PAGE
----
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IDORENYIN OBONG: Five financial planning tips for African freelancers and gig workers


The global pandemic has accelerated the pace of change, causing significant disruption across labour markets and forever changing how we work. While some companies have reviewed their working policies to accommodate hybrid approaches to work, others have shed millions of permanent full-time jobs. 

Many African countries are facing extremely high unemployment rates, such as South Africa (35.3%), Nigeria (33%), Gabon (22.3%), and Somalia (19.8%). Africa also has the world’s largest and youngest workforce (almost 60% of its population is under 25 years of age, and 250 million of its youth are unemployed). With millions of permanent full-time jobs being made redundant, we are seeing a dramatic increase in freelancers, contractors, digital nomads, and other gig workers. Currently, Africa has 10.1% of the world’s freelancers, with 42% of workers working remotely at least once a day a week – and these figures could increase.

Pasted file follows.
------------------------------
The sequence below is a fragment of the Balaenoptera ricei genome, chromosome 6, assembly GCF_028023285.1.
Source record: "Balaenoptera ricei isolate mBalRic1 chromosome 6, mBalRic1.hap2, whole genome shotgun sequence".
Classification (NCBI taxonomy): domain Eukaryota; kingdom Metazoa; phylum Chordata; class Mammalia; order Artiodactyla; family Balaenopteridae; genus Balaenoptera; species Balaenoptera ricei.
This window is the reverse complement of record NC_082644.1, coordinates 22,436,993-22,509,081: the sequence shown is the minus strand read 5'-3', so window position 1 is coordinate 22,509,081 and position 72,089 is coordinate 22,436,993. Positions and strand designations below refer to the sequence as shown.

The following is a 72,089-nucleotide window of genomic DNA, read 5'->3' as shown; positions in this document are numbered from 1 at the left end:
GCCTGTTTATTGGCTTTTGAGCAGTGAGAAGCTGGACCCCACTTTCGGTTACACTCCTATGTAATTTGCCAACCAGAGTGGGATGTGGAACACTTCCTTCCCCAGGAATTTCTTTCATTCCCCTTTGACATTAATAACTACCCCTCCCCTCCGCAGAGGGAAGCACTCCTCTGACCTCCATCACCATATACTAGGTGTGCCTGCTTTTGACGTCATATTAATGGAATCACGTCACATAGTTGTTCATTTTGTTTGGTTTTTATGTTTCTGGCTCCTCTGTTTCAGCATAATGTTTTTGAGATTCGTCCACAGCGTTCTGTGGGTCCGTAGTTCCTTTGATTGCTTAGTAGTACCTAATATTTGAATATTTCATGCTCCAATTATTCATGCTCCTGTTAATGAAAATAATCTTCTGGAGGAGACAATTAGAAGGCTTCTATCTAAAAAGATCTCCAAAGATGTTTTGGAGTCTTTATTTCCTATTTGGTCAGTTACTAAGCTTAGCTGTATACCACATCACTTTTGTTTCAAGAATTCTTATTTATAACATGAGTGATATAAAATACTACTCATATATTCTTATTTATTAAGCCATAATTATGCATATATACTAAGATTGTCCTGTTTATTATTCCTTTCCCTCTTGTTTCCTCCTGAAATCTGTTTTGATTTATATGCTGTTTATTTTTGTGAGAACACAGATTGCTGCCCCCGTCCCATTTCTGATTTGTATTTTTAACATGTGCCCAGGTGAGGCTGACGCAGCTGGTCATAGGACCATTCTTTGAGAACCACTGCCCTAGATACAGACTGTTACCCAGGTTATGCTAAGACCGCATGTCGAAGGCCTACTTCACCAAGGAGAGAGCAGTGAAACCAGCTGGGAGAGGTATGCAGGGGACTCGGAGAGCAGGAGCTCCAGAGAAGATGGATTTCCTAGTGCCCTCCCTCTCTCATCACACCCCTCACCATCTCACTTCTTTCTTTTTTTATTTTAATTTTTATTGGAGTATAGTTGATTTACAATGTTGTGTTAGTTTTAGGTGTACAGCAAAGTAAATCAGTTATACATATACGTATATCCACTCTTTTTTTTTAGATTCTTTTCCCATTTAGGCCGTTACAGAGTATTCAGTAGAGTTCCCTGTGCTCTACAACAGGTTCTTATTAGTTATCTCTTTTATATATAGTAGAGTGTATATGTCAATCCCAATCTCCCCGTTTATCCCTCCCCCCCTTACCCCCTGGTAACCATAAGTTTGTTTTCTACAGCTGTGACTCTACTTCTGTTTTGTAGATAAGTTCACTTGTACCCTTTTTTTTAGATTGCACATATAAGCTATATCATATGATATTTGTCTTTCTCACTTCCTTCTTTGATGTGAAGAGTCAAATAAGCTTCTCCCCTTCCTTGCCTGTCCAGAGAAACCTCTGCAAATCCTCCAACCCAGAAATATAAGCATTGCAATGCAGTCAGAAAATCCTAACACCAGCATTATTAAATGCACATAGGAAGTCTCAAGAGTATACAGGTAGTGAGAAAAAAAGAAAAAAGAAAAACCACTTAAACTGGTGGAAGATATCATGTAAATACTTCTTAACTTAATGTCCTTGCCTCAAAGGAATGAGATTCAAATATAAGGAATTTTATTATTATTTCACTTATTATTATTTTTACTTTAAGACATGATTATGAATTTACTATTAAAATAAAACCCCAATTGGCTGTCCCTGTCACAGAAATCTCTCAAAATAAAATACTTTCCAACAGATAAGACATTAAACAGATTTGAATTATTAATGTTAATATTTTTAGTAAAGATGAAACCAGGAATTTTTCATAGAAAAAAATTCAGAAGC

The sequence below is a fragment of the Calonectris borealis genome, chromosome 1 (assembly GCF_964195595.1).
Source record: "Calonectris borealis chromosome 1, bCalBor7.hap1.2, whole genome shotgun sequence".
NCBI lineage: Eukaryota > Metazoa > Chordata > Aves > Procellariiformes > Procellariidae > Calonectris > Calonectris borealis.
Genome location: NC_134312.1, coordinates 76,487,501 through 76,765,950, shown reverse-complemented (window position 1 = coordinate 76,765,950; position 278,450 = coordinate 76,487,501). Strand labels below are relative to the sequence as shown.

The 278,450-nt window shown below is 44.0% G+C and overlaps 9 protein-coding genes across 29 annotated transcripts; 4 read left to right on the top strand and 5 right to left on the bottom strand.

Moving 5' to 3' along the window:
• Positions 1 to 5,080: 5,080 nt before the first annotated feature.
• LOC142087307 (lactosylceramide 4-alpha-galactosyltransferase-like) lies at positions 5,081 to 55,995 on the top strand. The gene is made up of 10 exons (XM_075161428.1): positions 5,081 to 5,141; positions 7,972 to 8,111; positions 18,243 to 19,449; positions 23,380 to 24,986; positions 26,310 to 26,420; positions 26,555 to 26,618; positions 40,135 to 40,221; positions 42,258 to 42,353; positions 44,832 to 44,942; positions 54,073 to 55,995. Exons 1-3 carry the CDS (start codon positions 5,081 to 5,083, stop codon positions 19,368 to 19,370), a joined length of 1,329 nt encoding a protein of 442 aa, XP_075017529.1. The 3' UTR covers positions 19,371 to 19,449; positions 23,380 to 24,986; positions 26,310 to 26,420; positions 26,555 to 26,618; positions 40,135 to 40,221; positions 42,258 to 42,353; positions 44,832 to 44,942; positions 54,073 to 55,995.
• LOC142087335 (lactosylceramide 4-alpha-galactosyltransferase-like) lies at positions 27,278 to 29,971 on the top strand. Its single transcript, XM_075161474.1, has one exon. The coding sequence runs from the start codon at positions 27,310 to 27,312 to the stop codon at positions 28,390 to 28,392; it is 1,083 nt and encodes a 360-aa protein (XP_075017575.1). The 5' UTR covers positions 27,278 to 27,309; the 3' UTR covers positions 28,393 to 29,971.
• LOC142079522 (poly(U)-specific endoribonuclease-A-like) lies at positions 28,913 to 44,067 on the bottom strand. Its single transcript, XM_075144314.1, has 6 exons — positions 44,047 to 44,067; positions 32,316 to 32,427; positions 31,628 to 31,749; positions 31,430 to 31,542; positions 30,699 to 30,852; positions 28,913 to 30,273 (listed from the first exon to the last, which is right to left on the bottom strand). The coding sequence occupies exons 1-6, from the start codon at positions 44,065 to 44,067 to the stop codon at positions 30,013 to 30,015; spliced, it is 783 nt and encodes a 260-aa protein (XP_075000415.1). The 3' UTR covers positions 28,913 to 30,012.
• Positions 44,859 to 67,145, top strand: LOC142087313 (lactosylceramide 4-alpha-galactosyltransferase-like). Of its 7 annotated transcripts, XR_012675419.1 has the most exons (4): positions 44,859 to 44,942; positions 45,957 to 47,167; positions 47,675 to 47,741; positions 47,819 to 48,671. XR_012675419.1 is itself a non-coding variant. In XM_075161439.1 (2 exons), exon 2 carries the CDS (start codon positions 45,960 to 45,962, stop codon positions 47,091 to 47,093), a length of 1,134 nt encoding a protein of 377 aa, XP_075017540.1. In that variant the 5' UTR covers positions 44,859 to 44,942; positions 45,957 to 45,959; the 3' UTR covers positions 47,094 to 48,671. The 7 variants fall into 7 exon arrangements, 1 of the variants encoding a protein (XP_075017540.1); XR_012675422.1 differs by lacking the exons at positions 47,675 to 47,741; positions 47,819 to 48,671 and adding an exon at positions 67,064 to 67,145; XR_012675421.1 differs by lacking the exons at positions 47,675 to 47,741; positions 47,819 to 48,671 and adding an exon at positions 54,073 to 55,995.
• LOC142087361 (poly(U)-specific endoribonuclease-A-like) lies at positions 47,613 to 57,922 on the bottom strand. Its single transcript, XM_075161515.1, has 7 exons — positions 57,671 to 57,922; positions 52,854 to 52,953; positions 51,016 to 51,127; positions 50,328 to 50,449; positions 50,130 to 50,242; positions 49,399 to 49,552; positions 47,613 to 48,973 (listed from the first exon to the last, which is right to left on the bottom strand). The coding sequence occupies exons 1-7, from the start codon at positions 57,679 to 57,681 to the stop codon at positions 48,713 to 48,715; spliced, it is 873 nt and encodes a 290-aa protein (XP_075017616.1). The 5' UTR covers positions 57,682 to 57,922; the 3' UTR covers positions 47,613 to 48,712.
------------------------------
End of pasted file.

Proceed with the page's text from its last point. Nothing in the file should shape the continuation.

While some people choose to freelance because of its flexibility and variety, others are freelancing because it is a means of survival. 

Traditionally, freelancing is seen as an unstable way to make money reserved only for the brave. On the one hand, you could land a great gig only to lose another at any minute, making the perpetual need to find new work very overwhelming. It’s essential, however, that you do not let these challenges cloud your perspective of freelancing. Freelance work can be rewarding and lucrative if you are responsible and plan correctly financially.